was the left and rear of Floyd's brigade, and I suppose was still in that position, and hence would be last to embark, unless the order of march was reversed.
Answer to 7th. I have never seen the slough, but have been told by person who waded through it on Sunday morning that it was about 50 yards wide. My son made his escape with Adjutant Couper and Lieutenant Conway after they were ordered to stack arms. They waded the slough, which my son says was about breast-high to him, and then they marched, without encountering the enemy, to the railroad, reaching it at Columbia, Tenn.
Answer to 8th. I have heard of no one who was not left that was on duty on the field. Williford made his escape, as stated above, after the boat left.
DAN. R. RUSSELL,
Colonel Twentieth Mississippi Regiment.
FEBRUARY 13, 1862.- Skirmish near Fort Heiman, Ky.
Report of Lieutenant Colonel J. H. Miller, First Battalion Mississippi Cavalry.
CAMP PORTER, Paris, February 14, 1862.
Having learned that the enemy were committing terrible depredations on the citizens between Concord and Fort Heiman, I took on yesterday two battalions, Hill's and Hernandon's, and proceeded to that neighborhood, intending to strike the road leading to those points about midway, and thus cut off any detachments tat might have been sent off towards Concord. I entered the road about 4 miles from the fort, but found by my advance guards that their pickets were near us, and in a few movements observed the enemy throwing out skirmishers. I took a position with my force, but the ground being exceedingly broken and hilly, unfit for cavalry, I fell back to the west, to find ground upon which we could operate.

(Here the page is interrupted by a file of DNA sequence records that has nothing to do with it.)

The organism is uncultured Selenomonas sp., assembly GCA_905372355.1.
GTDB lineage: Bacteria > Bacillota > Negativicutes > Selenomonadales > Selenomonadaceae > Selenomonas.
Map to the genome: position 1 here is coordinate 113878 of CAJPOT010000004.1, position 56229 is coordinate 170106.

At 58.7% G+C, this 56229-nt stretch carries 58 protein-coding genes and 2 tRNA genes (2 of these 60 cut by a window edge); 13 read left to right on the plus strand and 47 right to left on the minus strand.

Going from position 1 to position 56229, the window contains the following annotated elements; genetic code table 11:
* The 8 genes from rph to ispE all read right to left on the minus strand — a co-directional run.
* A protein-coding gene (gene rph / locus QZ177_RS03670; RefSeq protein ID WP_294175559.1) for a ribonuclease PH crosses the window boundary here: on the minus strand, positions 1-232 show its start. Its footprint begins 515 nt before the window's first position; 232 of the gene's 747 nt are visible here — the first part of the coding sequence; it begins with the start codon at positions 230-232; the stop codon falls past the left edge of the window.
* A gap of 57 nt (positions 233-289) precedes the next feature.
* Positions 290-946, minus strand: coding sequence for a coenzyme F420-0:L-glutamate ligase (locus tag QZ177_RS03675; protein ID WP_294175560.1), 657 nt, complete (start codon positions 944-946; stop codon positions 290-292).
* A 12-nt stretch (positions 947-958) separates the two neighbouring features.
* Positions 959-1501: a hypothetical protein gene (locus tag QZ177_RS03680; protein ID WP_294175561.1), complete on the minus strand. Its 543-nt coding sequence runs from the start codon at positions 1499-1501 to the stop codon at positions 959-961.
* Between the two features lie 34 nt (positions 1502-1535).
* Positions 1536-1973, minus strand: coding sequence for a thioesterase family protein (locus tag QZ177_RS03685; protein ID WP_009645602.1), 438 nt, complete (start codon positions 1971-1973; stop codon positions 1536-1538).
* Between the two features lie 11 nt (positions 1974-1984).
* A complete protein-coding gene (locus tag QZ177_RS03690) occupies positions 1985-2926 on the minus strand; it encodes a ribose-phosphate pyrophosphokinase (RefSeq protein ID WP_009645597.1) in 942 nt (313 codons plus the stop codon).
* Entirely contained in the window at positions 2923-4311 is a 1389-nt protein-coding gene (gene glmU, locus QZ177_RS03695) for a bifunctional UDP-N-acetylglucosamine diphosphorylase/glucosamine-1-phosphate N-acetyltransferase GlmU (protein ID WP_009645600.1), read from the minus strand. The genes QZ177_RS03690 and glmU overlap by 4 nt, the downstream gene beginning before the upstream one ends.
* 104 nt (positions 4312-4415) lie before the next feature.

I soon learned that the enemy had learned of our coming and had a regiment of infantry in waiting to surprise us.
I detached Captain Stock's company to act as skirmishers in the rear and right over a ridge around which the enemy were attempting to come up. He soon was engaged in a skirmish with the enemy, but seeing their whole force, about 200, before him, he fell back, having 2 men wounded slightly, and 1 I fear mortally, who was left on the field.
captain Stock reported 2 or 3 of the enemy killed.
The expedition was undertaken at the earnest entreaty of the citizens, to check the depredations of the enemy and to force them to draw in their foraging parties.
I now believe they had been advised of our coming, and my advance guards and skirmishers saved us from a surprise.
General, what am I to do with my men this terrible weather? Half supplied with tents and cooking utensils, we cannot remain in this condition. I beg your attention to their wants. Pagett's, Hubbard's, and Houston's broken companies have no tents at all or supplies of any kind, having lost them at Fort Heiman.
J. H. MILLER,